a 6ya expert can help you resolve that issue over the phone in a minute or two.
Best thing about this new service is that you are never placed on hold and get to talk to real repairmen in the US.
the service is completely free and covers almost anything you can think of.(from cars to computers, handyman, and even drones)
click here to download the app (for users in the US for now) and get all the help you need. Goodluck!
- If you need clarification, ask it in the comment box above.
- Better answers use proper spelling and grammar.
- Provide details, support with references or personal experience.
Tell us some more! Your answer needs to include more details to help people.You can't post answers that contain an email address.Please enter a valid email address.The email address entered is already associated to an account.Login to postPlease use English characters only.
Tip: The max point reward for answering a question is 15.
QU40221 19 Spline Outer Axle Shaft for 1977 to 1991 Chevy, GMC Corporate GM 10 Bolt Front Axle is a genuine original equipment outer axle stub shaft for all GM 10 Bolt front axles in 1977 to 1991 Chevy Blazers, GMC Jimmys, and Suburbans, plus Chevy, GMC 4x4 1/2 ton and 3/4 ton Pickups. The splined end on these new axle shafts has three snap ring grooves in three places so they are compatible with all types of automatic and manual lockout hubs plus all full-time solid splined drive gears.
Also available while supplies last: QU40221U Used Outer Axle Shaft with 3 snap ring grooves and QU40660UUsed Inner Axle Shafts with 2 snap ring grooves (QU40660U is not compatible with automatic locking hubs)
Fairly simple process( but not always easy,Just warning you in advance) 1. Disconnect rubber brake line from top of axle.Plug appropriately to prevent fluid loss. 2. Disconnect e-brake cables. (beside the frame on driver's side) 3. Remove shocks ( or just diconnect at either end) 4. disconnect driveshaft at axle and leave in trans (if possible) to prevent fluid loss. 5 Axle can now be removed by either removing the bolts at each end of the springs or by removing the u-bolts attaching the axle to the springs
you need to remove the cover in the middle of the rear axle rotate the drive shaft until you see a bolt with a 5/16 head on it slide out the pin that the bolt held in remove the c clip that holds the axle in slide out the axle and replace the seal you should do both sides while its apart then put it back together and fill threw the plug on the front side that uses a 3/8 drive
Full Floating Axles
To remove the drums from full floating rear axles, use the Axle Shaft Removal & Installation procedure in Section 7. Full floating rear axles can readily be identified by the bearing housing protruding through the center of the wheel.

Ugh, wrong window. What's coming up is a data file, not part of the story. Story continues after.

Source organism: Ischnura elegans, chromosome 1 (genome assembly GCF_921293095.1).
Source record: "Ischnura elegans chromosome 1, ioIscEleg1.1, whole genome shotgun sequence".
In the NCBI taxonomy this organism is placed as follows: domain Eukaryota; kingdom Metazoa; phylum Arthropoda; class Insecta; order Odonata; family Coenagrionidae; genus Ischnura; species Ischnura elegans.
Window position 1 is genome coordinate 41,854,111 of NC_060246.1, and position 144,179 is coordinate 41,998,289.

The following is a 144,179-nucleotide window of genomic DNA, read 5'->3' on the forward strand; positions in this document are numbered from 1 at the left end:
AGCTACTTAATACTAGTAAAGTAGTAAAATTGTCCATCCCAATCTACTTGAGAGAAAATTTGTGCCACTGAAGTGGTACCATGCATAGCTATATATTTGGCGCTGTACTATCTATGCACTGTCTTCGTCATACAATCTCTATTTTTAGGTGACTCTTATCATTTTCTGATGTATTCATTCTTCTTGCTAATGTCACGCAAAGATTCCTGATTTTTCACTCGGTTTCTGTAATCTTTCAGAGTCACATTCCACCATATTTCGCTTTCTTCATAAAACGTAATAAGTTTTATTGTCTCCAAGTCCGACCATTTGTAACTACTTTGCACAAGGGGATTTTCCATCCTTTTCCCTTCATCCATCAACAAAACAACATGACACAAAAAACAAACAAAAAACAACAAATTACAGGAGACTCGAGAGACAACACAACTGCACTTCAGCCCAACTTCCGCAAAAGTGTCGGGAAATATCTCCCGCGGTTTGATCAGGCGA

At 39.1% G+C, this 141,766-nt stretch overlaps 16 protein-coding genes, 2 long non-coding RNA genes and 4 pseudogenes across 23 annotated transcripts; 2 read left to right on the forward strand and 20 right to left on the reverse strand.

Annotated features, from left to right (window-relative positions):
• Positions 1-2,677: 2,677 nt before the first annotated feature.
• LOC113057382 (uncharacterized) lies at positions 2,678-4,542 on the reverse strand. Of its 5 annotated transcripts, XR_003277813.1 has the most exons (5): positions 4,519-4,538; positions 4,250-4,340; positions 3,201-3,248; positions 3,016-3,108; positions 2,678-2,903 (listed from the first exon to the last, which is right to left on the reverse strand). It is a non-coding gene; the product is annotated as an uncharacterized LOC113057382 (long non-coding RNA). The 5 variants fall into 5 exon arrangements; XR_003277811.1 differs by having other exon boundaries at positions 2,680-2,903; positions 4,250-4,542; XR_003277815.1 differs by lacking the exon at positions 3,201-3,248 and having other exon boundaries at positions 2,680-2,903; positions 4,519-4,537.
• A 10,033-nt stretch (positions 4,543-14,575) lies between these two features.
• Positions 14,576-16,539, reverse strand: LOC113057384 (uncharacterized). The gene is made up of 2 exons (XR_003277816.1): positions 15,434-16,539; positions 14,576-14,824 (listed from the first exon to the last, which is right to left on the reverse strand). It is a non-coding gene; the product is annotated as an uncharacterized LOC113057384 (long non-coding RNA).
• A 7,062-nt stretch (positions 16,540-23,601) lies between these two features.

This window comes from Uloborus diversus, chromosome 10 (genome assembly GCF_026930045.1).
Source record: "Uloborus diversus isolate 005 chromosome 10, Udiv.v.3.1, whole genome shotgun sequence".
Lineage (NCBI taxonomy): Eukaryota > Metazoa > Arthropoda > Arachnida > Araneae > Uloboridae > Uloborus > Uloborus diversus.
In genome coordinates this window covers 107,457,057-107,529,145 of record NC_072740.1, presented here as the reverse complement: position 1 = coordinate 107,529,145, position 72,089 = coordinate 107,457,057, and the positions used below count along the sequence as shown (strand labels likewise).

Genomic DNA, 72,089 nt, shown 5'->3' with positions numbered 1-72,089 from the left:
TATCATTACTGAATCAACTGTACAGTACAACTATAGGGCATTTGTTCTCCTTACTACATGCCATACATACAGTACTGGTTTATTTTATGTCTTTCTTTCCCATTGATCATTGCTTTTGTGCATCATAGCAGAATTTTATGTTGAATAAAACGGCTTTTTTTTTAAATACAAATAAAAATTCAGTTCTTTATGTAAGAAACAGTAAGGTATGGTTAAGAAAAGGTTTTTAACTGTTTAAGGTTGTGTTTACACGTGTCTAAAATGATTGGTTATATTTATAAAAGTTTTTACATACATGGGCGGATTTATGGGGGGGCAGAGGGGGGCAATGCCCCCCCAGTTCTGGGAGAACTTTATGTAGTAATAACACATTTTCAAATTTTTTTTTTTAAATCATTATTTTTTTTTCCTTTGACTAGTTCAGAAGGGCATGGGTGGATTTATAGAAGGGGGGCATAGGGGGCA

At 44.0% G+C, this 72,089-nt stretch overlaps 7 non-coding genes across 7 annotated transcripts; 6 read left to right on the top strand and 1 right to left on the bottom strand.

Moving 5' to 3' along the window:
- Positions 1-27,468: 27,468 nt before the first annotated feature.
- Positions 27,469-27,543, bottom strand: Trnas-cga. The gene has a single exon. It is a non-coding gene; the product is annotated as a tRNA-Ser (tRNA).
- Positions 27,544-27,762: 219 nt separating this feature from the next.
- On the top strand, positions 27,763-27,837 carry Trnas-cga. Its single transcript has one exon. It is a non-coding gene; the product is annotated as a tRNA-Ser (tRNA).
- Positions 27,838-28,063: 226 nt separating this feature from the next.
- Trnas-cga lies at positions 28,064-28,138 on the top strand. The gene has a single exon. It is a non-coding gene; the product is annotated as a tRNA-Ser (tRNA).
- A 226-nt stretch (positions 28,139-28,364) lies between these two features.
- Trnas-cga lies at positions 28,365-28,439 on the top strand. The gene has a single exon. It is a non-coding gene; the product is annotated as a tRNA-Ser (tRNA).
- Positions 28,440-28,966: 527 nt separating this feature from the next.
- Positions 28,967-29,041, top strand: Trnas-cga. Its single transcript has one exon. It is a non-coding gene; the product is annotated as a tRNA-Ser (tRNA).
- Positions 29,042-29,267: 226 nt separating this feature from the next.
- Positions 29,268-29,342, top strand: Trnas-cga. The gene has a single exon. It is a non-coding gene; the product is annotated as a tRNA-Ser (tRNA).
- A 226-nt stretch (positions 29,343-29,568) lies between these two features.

Raise and support the rear end on jack stands.
Remove the wheel.
Pull the drum from the brake assembly. If the brake drums have been scored from worn linings, the brake adjuster must be backed off so that the brake shoes will retract from the drum. The adjuster can be backed off by inserting a brake adjusting tool through the access hole provided. In some cases the access hole is provided in the brake drum. A metal cover plate is over the hole. This may be removed by using a hammer and chisel.
You may have to back off the automatic adjuster before you can pull the drum from the brake assembly
if you are leaking gear oil through the tire you need an axle shaft seal there is also a axle bearing there unless it is a full floating axle which means the axle has a flange on the wheel end that bolts on. if you go to the chevy dealership near you go to parts and they can print you out a break down of the axle according to your vin number on the van
Hello, If the tag is not present, you can get a rough estimate by putting a chalk line on the tire and on the drive shaft. With the vehicle jacked up spin the wheel and see how many times the drive shaft spins with a full tire rotation. If the shaft spins about 3 3/4 times you probably got the 3.73. If it spins a little over 4 times you probably got the 4.10. To get it exact you can remove the differential cover and count the teeth on the ring gear and pinion gear then divide the two to get the ratio. On the back of the rear differential there's a metaltag sticking out, with various numbers on it, like 8.8 for the 8.8" rear end, and probably a 3 73 or 4 10 for gear ratio. If there's a L between the numbers 3 L 73 then it is a limited slip. Also, the sticker in your door jamb will have info on it. One section will have the Axle code, 97 or R6 or something. The 8.8 should be plenty of enough axle for your motor but you can not go wrong with a ford 9 inch though becuase this will axle will handle any amount of horsepower you throw at it and the axles are easy to replace as well. I hope this fixes your problem.
Remove wheel, remove rear diff cover, remove small bolt that retains spider gear cross shaft in the carrier. Push axle in, remove "c" clip on end of axle and remove axle from housing. Reverse to replace. Only problem you may have is that sometimes small bolt is broken inside carrier. if broken you will need to drill a tiny hole into it and remove with tiny "easy out" or other similar device. Do not turn carrier when shaft has been removed or spider gears will rotate and fall out!
Is the c/k 3500 4 wheel drive?If it is 4WD,you must retain the same gear ratios for both front and rear axles,or the transfer case will be damaged.If it is 2 wheel drive,you can install any gear you like.I believe the Ford E350 rear axle is a Dana 70,as i have rebuilt 2 of that model,along with Dana 60's.The Ford unit likely will not be a bolt in.It will probably require professionally welding new mount brackets on the Ford axle housing.The width needs to be measured from inside the brake backing plate to the other brake backing plate to see if it will physically fit.Good luck.